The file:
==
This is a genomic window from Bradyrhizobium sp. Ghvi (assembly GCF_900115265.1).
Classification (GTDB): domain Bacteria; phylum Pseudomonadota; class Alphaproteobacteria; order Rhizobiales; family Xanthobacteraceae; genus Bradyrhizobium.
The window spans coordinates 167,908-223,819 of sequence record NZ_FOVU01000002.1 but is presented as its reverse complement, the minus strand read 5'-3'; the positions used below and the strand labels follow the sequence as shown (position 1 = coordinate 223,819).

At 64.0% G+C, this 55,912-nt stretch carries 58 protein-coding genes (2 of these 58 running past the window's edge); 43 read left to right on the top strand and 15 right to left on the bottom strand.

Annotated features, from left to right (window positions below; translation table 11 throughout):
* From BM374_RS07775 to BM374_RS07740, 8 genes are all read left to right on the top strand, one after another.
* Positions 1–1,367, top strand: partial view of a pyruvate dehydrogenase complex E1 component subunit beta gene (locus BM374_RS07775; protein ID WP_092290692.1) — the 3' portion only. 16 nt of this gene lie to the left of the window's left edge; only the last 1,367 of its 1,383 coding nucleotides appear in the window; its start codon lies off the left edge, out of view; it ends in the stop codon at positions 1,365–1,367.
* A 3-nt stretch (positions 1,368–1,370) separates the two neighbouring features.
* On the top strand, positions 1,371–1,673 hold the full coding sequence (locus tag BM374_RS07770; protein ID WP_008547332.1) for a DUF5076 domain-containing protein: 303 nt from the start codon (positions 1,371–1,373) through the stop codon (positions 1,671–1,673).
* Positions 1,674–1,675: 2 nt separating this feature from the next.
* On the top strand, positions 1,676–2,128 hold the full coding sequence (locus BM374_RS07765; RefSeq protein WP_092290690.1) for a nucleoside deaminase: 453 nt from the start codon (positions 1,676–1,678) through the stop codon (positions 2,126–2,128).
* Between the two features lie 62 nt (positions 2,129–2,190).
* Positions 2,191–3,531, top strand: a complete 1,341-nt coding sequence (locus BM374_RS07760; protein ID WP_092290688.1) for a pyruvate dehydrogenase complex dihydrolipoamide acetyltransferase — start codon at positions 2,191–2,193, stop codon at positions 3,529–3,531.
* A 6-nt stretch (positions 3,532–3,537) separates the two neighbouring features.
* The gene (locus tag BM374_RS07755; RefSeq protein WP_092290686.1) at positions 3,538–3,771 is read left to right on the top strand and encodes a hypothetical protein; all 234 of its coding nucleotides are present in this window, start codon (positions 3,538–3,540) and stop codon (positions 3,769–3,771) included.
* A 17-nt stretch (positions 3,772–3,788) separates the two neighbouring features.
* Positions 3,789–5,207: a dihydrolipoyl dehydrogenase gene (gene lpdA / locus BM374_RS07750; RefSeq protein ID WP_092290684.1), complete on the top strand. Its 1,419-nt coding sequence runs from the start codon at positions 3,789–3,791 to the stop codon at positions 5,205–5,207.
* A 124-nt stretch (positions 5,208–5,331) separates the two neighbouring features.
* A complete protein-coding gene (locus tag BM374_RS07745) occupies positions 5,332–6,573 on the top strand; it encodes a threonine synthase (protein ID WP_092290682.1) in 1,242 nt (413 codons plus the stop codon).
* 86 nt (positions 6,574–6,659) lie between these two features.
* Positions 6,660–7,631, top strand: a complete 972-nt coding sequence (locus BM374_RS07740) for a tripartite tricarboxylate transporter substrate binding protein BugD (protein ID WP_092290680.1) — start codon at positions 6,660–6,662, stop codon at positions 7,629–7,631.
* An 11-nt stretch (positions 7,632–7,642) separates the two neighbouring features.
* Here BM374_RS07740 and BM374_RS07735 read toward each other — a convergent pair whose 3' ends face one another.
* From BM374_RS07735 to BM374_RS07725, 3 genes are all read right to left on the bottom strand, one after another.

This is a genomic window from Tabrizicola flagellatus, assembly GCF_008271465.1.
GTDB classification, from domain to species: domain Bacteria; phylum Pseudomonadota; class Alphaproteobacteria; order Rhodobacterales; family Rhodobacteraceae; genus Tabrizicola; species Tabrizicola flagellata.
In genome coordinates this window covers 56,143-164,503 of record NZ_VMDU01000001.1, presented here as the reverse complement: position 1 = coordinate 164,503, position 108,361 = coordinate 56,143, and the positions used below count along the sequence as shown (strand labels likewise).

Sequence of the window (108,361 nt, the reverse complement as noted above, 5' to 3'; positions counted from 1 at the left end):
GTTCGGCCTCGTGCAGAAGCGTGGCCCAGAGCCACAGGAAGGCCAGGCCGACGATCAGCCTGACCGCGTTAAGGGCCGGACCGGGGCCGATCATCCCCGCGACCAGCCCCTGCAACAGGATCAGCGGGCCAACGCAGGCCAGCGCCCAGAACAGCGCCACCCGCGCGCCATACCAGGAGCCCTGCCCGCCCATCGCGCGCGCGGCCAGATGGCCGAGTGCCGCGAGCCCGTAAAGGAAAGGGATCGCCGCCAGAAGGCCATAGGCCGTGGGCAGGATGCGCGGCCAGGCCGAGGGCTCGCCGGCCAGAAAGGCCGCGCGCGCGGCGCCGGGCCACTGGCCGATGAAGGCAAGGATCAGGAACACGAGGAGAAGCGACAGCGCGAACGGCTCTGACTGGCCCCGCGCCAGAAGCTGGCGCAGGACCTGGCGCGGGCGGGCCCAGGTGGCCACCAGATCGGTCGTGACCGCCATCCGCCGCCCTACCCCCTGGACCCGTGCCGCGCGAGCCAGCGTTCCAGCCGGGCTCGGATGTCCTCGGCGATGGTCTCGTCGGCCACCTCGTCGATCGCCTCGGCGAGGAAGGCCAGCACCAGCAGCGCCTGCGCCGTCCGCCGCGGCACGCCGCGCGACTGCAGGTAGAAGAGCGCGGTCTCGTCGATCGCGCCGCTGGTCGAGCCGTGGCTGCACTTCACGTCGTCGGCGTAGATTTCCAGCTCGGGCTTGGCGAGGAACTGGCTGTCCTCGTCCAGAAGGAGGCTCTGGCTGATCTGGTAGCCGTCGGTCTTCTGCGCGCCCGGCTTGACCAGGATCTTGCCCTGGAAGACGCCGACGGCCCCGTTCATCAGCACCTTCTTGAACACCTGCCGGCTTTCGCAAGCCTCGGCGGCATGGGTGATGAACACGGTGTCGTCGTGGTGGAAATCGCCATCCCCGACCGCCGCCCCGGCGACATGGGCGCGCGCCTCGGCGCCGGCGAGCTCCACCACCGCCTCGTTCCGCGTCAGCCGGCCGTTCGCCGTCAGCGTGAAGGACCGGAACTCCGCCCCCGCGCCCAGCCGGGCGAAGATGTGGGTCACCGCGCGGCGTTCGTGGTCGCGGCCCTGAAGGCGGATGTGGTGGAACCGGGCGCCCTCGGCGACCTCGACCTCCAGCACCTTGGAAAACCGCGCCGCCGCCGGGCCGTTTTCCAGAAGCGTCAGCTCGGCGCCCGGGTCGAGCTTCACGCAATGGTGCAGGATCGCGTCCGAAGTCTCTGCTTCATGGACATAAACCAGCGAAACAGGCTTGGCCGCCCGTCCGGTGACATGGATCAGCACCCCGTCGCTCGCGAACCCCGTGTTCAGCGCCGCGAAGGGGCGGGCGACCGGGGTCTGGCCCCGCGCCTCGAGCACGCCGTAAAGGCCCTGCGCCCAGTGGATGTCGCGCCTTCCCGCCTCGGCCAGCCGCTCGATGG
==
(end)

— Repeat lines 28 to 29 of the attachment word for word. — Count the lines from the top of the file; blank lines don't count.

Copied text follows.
Sequence of the window (108,361 nt, the reverse complement as noted above, 5' to 3'; positions counted from 1 at the left end):
GTTCGGCCTCGTGCAGAAGCGTGGCCCAGAGCCACAGGAAGGCCAGGCCGACGATCAGCCTGACCGCGTTAAGGGCCGGACCGGGGCCGATCATCCCCGCGACCAGCCCCTGCAACAGGATCAGCGGGCCAACGCAGGCCAGCGCCCAGAACAGCGCCACCCGCGCGCCATACCAGGAGCCCTGCCCGCCCATCGCGCGCGCGGCCAGATGGCCGAGTGCCGCGAGCCCGTAAAGGAAAGGGATCGCCGCCAGAAGGCCATAGGCCGTGGGCAGGATGCGCGGCCAGGCCGAGGGCTCGCCGGCCAGAAAGGCCGCGCGCGCGGCGCCGGGCCACTGGCCGATGAAGGCAAGGATCAGGAACACGAGGAGAAGCGACAGCGCGAACGGCTCTGACTGGCCCCGCGCCAGAAGCTGGCGCAGGACCTGGCGCGGGCGGGCCCAGGTGGCCACCAGATCGGTCGTGACCGCCATCCGCCGCCCTACCCCCTGGACCCGTGCCGCGCGAGCCAGCGTTCCAGCCGGGCTCGGATGTCCTCGGCGATGGTCTCGTCGGCCACCTCGTCGATCGCCTCGGCGAGGAAGGCCAGCACCAGCAGCGCCTGCGCCGTCCGCCGCGGCACGCCGCGCGACTGCAGGTAGAAGAGCGCGGTCTCGTCGATCGCGCCGCTGGTCGAGCCGTGGCTGCACTTCACGTCGTCGGCGTAGATTTCCAGCTCGGGCTTGGCGAGGAACTGGCTGTCCTCGTCCAGAAGGAGGCTCTGGCTGATCTGGTAGCCGTCGGTCTTCTGCGCGCCCGGCTTGACCAGGATCTTGCCCTGGAAGACGCCGACGGCCCCGTTCATCAGCACCTTCTTGAACACCTGCCGGCTTTCGCAAGCCTCGGCGGCATGGGTGATGAACACGGTGTCGTCGTGGTGGAAATCGCCATCCCCGACCGCCGCCCCGGCGACATGGGCGCGCGCCTCGGCGCCGGCGAGCTCCACCACCGCCTCGTTCCGCGTCAGCCGGCCGTTCGCCGTCAGCGTGAAGGACCGGAACTCCGCCCCCGCGCCCAGCCGGGCGAAGATGTGGGTCACCGCGCGGCGTTCGTGGTCGCGGCCCTGAAGGCGGATGTGGTGGAACCGGGCGCCCTCGGCGACCTCGACCTCCAGCACCTTGGAAAACCGCGCCGCCGCCGGGCCGTTTTCCAGAAGCGTCAGCTCGGCGCCCGGGTCGAGCTTCACGCAATGGTGCAGGATCGCGTCCGAAGTCTCTGCTTCATGGACATAAACCAGCGAAACAGGCTTGGCCGCCCGTCCGGTGACATGGATCAGCACCCCGTCGCTCGCGAACCCCGTGTTCAGCGCCGCGAAGGGGCGGGCGACCGGGGTCTGGCCCCGCGCCTCGAGCACGCCGTAAAGGCCCTGCGCCCAGTGGATGTCGCGCCTTCCCGCCTCGGCCAGCCGCTCGATGG